The Enactment of Washing One’s Hands for a Bread Meal There is a rabbinic enactment to wash one’s hands before sitting down to eat a bread meal. The Mishnah in Masechet Eduyot (Chapter 5) relates that Rabbi Eliezer ben Chanoch was excommunicated for having raised doubts about the necess......

Read Halacha


The “Asher Yatzar” Blessing vs. Birkat Hamazon

Question: In the previous Halacha, we have discussed if one becomes obligated to recite an after-blessing on food and before he does so, he uses the facilities and becomes obligated to recite the “Asher Yatzar” blessing, one should recite the “Asher Yatzar” blessing first and......

Read Halacha

Question: If one becomes obligated to recite an after-blessing after eating any food (for instance, by eating a Kezayit, approximately twenty-seven grams, of fruit) and before reciting the after-blessing, one used the facilities and becomes obligated to recite the “Asher Yatzar” blessing, which blessing must one recite first: Should one first recite the “Asher Yatzar” blessing or the after-blessing on the food one ate?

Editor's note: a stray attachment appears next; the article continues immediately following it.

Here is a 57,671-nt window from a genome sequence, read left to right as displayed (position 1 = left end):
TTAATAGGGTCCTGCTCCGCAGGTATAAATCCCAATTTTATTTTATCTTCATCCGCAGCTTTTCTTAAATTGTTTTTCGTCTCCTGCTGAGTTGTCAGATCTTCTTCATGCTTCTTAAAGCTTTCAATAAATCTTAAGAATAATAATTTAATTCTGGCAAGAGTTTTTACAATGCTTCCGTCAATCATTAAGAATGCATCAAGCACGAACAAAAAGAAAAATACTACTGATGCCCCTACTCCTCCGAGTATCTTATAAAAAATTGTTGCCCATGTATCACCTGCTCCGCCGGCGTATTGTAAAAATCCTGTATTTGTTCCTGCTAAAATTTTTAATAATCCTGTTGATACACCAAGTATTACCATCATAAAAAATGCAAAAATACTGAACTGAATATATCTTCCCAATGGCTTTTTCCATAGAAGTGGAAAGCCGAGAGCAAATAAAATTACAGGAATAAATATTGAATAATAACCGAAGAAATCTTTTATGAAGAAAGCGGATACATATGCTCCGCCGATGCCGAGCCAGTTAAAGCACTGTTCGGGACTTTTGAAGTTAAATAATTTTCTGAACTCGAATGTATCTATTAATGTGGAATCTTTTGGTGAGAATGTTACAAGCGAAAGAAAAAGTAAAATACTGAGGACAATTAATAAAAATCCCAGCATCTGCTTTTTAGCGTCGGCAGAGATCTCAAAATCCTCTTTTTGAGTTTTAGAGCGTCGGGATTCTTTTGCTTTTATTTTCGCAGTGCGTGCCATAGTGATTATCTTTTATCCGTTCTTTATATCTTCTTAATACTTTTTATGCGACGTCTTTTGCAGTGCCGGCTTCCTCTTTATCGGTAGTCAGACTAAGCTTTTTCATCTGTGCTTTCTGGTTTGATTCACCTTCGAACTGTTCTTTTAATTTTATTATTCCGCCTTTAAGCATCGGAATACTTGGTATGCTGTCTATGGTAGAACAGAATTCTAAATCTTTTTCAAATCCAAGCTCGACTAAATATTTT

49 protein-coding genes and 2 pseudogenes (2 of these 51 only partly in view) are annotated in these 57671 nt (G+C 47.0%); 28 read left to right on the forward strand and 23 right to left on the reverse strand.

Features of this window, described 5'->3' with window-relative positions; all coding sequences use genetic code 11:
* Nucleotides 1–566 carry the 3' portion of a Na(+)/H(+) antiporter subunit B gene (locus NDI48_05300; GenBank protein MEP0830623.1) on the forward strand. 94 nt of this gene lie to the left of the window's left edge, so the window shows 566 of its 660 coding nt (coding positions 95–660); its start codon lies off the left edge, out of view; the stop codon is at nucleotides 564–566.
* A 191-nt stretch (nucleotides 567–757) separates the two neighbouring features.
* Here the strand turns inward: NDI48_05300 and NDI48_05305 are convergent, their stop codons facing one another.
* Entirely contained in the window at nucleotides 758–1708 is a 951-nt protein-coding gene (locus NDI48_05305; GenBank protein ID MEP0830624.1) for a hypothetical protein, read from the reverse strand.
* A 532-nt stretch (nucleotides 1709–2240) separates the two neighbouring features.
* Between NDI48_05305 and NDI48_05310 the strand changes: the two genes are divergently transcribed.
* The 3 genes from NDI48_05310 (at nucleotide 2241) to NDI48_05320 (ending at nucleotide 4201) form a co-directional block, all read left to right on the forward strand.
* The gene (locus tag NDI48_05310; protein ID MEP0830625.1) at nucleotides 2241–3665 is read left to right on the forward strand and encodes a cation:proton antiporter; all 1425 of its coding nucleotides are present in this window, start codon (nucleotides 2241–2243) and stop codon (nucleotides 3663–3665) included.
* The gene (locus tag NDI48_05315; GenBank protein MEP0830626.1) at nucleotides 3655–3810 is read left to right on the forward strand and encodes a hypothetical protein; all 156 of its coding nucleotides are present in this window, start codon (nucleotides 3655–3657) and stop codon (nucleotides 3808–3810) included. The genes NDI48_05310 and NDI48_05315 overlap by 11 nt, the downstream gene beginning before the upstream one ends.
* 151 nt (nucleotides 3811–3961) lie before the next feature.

Answer: This question has already been discussed by the Maharshal (Rabbeinu Shlomo Luria, one of the foremost Acharonim who lived approximately five-hundred years ago in Eastern Poland and authored the Sefer Yam Shel Shlomo and others) in his responsa (Chapter 97) and writes that if one becomes obli......

Read Halacha

A Power Outage on Shabbat

Question: Last Shabbat, there was a power outage and for six hours, we had no electricity. Later on in the day when the problem was repaired, the Plata (electric hotplate) turned back on. Is it permissible to eat the foods that were warmed on the hotplate? Answer: Regarding the aforementioned mat......

Read Halacha

Reciting Birkat Hamazon in the Place One Has Eaten

Question: Is one obligated to recite Birkat Hamazon specifically where one has eaten bread or may one recite this blessing elsewhere? Answer: One who eats a bread meal must recite Birkat Hamazon in the place where one has eaten and one may not go to a different place and recite the blessing there......

Read Halacha